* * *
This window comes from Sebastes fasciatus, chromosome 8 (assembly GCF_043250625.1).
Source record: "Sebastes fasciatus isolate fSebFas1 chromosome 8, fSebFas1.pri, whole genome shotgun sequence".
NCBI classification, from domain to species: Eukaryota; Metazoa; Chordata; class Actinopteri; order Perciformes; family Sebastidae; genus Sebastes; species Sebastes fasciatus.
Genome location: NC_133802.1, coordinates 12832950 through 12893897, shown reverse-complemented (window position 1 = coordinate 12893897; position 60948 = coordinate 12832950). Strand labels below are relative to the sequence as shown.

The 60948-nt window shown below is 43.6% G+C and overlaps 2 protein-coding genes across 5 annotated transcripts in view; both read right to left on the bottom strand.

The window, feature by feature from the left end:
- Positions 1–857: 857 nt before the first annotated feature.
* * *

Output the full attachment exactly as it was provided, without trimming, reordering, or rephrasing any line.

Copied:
This window comes from Sebastes fasciatus, chromosome 8 (assembly GCF_043250625.1).
Source record: "Sebastes fasciatus isolate fSebFas1 chromosome 8, fSebFas1.pri, whole genome shotgun sequence".
NCBI classification, from domain to species: Eukaryota; Metazoa; Chordata; class Actinopteri; order Perciformes; family Sebastidae; genus Sebastes; species Sebastes fasciatus.
Genome location: NC_133802.1, coordinates 12832950 through 12893897, shown reverse-complemented (window position 1 = coordinate 12893897; position 60948 = coordinate 12832950). Strand labels below are relative to the sequence as shown.

The 60948-nt window shown below is 43.6% G+C and overlaps 2 protein-coding genes across 5 annotated transcripts in view; both read right to left on the bottom strand.

The window, feature by feature from the left end:
- Positions 1–857: 857 nt before the first annotated feature.